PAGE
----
If there’s any cause to celebrate, and you’re Georgian or living in Georgia, a supra is likely the event that you’ll plan. Food, wine, friends, family, more food, and definitely more wine are the name of the game at a supra. But, a supra is more than just a feast of food and drink. They’re always viewed as something special and traditional and meaningful, and there’s a certain etiquette to follow at a supra.
Toasting…and Toasting Some More
Georgians take toasting to a serious level, even when not at a supra. Gamarjous—the Georgian equivalent to cheers!—gets thrown around more than any other word in a bar. Learn this word, and you’ll be friends with any Georgian you encounter. However, toasting at a supra is more formal and ritualistic and has a few rules that you should observe.
At a supra there is a tamada, a.k.a. a toastmaster. He (a tamada is typically male) is the master of ceremonies and ensures everyone is included and has a good time. He is also a master of words and, throughout the night, works systematically through 12 traditional toasts. He will start speaking, sometimes at length, until he feels the point of the toast has been made. Once he is done, other guests then get a chance to contribute to the toast, so on and so forth until the 12 toasts are done. There is no time limit to a toast (nor to the supra) so be prepared to settle in and get comfy.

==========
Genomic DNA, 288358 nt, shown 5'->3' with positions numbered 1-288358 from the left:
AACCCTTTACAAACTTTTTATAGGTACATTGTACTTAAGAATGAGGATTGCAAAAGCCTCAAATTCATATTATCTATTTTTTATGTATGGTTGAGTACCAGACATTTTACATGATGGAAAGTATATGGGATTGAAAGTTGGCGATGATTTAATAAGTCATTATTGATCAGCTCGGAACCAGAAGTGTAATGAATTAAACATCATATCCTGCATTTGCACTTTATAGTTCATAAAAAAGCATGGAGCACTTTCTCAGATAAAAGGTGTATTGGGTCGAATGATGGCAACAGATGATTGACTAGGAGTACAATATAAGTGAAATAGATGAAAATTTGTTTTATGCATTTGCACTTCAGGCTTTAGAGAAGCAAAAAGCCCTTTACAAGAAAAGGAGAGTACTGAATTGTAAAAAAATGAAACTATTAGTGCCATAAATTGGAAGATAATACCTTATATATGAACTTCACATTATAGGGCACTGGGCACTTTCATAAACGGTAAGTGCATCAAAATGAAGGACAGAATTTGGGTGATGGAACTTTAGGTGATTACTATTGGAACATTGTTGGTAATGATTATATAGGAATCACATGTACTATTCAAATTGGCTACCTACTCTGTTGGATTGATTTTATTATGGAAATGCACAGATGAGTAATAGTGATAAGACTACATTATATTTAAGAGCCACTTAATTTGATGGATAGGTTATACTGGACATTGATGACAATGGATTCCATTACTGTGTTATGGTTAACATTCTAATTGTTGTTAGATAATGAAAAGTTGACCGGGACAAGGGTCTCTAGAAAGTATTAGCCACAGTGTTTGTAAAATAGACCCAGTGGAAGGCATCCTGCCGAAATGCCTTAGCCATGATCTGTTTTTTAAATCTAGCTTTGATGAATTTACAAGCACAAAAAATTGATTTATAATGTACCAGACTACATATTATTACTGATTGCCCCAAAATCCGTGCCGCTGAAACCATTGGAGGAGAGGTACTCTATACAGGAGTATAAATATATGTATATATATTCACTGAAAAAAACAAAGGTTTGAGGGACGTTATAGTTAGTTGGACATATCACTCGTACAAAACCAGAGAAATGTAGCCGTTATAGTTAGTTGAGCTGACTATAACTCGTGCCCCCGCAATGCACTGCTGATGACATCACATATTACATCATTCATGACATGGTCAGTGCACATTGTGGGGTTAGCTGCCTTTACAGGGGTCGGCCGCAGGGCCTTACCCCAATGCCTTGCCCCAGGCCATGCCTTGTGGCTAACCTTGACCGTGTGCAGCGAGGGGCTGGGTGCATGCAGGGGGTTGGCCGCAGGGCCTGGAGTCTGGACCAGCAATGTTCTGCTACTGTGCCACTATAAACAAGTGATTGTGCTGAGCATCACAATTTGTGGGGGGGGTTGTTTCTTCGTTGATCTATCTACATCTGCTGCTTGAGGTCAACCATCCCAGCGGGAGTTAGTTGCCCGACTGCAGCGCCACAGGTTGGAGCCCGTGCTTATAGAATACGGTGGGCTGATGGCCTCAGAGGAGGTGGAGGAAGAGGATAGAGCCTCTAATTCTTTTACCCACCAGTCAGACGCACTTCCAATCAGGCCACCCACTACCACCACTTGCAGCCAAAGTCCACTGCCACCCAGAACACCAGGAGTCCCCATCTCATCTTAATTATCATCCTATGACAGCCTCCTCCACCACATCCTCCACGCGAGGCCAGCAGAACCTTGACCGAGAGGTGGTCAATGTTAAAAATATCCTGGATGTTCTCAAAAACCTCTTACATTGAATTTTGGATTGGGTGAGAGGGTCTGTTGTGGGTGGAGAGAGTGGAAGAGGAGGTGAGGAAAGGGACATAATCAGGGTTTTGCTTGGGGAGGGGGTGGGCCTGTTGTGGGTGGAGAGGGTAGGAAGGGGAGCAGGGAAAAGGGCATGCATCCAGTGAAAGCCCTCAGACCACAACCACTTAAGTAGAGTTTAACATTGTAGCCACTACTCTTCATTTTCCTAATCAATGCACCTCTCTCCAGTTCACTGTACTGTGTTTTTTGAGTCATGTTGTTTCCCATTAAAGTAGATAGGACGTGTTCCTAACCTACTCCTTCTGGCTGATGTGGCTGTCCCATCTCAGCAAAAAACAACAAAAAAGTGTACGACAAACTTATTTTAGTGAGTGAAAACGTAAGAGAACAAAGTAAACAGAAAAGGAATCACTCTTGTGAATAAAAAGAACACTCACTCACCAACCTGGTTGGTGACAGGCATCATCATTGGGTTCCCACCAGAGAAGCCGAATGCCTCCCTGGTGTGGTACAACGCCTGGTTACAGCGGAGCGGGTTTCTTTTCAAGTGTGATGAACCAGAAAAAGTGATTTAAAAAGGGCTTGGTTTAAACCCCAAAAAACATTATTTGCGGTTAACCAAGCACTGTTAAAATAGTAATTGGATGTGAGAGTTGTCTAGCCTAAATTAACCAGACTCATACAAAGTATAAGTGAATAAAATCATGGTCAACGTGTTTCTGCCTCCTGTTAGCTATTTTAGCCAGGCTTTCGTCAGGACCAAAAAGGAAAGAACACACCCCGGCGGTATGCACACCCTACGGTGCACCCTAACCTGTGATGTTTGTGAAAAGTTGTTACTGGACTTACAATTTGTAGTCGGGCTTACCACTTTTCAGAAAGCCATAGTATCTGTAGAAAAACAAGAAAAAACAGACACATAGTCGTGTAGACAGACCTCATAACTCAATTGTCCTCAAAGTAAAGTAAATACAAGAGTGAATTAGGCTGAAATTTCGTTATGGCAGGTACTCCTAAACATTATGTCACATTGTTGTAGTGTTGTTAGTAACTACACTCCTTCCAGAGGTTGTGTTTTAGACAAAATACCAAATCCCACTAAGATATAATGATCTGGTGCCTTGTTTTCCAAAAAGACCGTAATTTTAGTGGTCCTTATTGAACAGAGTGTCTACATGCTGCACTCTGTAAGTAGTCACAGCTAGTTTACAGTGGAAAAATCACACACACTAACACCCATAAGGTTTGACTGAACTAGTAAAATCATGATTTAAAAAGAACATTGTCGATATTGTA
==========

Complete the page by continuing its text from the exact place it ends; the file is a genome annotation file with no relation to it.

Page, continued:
Traditional Toasts at a Georgian Supra
- To our acquaintance and friendship
- To the well-being of the guests, relatives, and friends
- To the family of the guests
- To the parents and the older generation
- To the dead and the saints
- To existing and yet unborn children
- To the women present at the table
- To love
- To the guests’ mothers
- To peace on earth
- To the hostess
- To the tamada
Rules During Toasting
Participants at the supra are welcome to eat as they please, when they please, even when a toast is going on (a tamada can be quite loquacious), but one should not drink while the tamada or others are speaking. If it is your turn to contribute to the toast, you can drink at the end of your speech or when everyone else at the table has said their piece. It goes without saying that you should not talk while others are contributing to the toast.
Eating…and Eating Some More
Food at a supra consists of typical Georgian dishes. The table will never be empty of food, even at the end of the night. Food will keep coming and coming until you think there can’t be any more, and then more will show up. Throughout the night, you can expect to munch on:
- Shashlik (BBQ): Chicken, Pork, Veal
- Assorted pickled vegetables
- Roasted vegetables
- Assorted sauces
- Assorted salads, which usually means cooked vegetables mixed with mayonnaise
- Tomato and cucumber salad
- Sweets, like churchkela, cakes, and fruit
A Digital Nomad Georgian Supra
In August 2019, we hosted our first supra for Tbilisi Digital Nomads. Twenty two nomads from six countries came and ate freely, drank plenty, and left with new friends. The first won’t be the last. Watch our event calendar for the next supra, and all the other awesome events that happen at LOKAL.